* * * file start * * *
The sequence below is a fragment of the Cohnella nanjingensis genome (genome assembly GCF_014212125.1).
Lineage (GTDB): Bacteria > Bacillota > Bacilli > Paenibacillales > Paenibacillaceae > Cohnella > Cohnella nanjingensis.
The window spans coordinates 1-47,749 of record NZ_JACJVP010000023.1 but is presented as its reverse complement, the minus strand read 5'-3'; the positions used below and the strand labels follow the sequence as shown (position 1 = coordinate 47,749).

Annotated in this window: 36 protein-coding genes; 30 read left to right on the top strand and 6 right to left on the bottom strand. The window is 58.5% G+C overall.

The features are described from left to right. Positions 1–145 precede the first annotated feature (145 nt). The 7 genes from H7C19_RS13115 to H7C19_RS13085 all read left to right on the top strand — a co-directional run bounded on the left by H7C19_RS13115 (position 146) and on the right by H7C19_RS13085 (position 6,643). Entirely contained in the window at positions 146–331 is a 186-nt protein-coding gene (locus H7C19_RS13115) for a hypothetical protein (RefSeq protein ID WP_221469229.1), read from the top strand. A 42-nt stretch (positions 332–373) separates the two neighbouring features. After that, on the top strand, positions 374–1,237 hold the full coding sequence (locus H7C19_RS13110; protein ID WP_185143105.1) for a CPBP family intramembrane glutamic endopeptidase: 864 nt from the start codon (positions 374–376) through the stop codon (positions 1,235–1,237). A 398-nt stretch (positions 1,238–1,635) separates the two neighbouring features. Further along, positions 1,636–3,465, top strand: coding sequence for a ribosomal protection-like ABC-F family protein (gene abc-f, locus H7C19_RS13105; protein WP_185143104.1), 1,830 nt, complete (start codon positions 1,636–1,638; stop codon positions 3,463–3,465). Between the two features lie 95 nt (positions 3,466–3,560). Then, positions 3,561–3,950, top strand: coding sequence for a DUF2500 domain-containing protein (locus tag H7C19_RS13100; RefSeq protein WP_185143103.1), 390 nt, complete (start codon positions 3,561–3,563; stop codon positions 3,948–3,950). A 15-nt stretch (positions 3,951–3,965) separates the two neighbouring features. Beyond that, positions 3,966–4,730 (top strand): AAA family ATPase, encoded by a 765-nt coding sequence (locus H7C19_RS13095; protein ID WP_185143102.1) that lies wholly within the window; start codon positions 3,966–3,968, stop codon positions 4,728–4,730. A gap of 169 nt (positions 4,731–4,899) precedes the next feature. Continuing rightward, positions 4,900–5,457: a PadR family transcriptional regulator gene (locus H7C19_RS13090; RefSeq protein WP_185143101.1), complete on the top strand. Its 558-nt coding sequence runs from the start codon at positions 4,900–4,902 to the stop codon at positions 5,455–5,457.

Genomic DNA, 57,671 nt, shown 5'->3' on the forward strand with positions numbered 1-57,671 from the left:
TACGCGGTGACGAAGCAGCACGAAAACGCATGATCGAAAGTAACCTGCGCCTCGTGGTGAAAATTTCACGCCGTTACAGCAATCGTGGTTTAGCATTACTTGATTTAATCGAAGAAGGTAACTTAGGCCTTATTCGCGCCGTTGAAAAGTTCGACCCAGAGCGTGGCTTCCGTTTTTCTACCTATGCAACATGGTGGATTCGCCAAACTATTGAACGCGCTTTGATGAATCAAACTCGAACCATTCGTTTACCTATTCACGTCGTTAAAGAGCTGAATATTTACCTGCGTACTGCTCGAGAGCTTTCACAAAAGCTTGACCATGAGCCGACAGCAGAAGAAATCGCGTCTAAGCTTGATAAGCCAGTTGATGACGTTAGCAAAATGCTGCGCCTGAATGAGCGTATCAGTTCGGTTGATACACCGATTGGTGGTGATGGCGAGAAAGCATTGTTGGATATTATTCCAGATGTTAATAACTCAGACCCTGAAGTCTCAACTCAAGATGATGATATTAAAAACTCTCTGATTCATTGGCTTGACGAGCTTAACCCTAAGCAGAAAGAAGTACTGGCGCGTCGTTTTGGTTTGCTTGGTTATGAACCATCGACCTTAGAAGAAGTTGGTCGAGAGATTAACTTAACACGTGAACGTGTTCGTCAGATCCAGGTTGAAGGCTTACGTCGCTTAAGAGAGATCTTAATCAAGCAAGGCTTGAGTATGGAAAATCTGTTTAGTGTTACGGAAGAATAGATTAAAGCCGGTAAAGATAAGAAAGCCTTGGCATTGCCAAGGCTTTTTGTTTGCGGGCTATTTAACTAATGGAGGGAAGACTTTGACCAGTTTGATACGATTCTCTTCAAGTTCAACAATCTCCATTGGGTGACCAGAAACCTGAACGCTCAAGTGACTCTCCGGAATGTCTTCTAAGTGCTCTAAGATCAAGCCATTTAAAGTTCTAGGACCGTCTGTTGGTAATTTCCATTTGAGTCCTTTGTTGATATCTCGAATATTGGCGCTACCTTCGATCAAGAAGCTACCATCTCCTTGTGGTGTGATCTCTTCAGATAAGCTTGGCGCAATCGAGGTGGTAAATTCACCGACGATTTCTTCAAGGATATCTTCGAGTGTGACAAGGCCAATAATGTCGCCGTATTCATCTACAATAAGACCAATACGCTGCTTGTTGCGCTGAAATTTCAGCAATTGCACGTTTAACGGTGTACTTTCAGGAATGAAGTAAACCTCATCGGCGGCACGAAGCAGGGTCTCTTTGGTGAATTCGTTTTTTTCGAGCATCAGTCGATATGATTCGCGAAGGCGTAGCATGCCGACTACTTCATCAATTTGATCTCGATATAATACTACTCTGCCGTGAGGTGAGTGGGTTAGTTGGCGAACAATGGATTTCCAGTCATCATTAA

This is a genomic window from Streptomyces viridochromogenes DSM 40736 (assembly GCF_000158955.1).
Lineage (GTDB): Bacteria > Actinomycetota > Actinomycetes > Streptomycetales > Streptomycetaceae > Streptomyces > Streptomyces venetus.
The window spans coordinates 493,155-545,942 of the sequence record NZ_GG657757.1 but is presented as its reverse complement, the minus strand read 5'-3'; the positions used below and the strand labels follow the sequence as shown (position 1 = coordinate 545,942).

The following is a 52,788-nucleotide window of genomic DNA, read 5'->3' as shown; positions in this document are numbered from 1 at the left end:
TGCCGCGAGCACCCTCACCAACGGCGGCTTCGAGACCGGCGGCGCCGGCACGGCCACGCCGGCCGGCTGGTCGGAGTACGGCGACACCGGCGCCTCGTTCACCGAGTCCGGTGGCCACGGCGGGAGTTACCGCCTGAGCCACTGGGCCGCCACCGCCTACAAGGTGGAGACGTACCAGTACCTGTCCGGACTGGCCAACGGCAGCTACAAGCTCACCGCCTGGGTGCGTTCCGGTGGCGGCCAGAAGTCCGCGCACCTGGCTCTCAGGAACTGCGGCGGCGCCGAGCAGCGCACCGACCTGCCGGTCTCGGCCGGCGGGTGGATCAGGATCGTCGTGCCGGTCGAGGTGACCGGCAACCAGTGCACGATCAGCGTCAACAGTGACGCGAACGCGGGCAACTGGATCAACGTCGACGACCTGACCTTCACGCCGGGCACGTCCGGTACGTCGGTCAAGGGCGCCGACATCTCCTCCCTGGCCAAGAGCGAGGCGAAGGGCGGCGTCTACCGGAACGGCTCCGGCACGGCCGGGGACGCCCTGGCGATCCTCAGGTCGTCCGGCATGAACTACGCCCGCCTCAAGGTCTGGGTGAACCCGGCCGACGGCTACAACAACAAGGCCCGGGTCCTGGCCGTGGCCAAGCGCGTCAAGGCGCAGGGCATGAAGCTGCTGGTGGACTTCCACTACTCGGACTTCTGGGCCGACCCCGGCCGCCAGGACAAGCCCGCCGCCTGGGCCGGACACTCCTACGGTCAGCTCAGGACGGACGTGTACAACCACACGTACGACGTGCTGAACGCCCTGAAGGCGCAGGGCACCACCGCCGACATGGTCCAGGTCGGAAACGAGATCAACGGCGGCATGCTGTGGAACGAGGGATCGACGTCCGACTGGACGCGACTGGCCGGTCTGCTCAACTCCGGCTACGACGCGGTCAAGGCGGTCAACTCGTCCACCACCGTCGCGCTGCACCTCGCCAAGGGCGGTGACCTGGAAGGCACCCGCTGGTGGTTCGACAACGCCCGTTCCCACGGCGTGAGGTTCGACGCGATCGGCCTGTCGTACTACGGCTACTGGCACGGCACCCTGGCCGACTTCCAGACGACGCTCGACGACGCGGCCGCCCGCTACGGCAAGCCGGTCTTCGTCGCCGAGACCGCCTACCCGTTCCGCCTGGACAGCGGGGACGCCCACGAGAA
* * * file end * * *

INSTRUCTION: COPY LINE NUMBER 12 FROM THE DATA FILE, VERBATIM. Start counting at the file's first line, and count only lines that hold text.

TGCCGCGAGCACCCTCACCAACGGCGGCTTCGAGACCGGCGGCGCCGGCACGGCCACGCCGGCCGGCTGGTCGGAGTACGGCGACACCGGCGCCTCGTTCACCGAGTCCGGTGGCCACGGCGGGAGTTACCGCCTGAGCCACTGGGCCGCCACCGCCTACAAGGTGGAGACGTACCAGTACCTGTCCGGACTGGCCAACGGCAGCTACAAGCTCACCGCCTGGGTGCGTTCCGGTGGCGGCCAGAAGTCCGCGCACCTGGCTCTCAGGAACTGCGGCGGCGCCGAGCAGCGCACCGACCTGCCGGTCTCGGCCGGCGGGTGGATCAGGATCGTCGTGCCGGTCGAGGTGACCGGCAACCAGTGCACGATCAGCGTCAACAGTGACGCGAACGCGGGCAACTGGATCAACGTCGACGACCTGACCTTCACGCCGGGCACGTCCGGTACGTCGGTCAAGGGCGCCGACATCTCCTCCCTGGCCAAGAGCGAGGCGAAGGGCGGCGTCTACCGGAACGGCTCCGGCACGGCCGGGGACGCCCTGGCGATCCTCAGGTCGTCCGGCATGAACTACGCCCGCCTCAAGGTCTGGGTGAACCCGGCCGACGGCTACAACAACAAGGCCCGGGTCCTGGCCGTGGCCAAGCGCGTCAAGGCGCAGGGCATGAAGCTGCTGGTGGACTTCCACTACTCGGACTTCTGGGCCGACCCCGGCCGCCAGGACAAGCCCGCCGCCTGGGCCGGACACTCCTACGGTCAGCTCAGGACGGACGTGTACAACCACACGTACGACGTGCTGAACGCCCTGAAGGCGCAGGGCACCACCGCCGACATGGTCCAGGTCGGAAACGAGATCAACGGCGGCATGCTGTGGAACGAGGGATCGACGTCCGACTGGACGCGACTGGCCGGTCTGCTCAACTCCGGCTACGACGCGGTCAAGGCGGTCAACTCGTCCACCACCGTCGCGCTGCACCTCGCCAAGGGCGGTGACCTGGAAGGCACCCGCTGGTGGTTCGACAACGCCCGTTCCCACGGCGTGAGGTTCGACGCGATCGGCCTGTCGTACTACGGCTACTGGCACGGCACCCTGGCCGACTTCCAGACGACGCTCGACGACGCGGCCGCCCGCTACGGCAAGCCGGTCTTCGTCGCCGAGACCGCCTACCCGTTCCGCCTGGACAGCGGGGACGCCCACGAGAA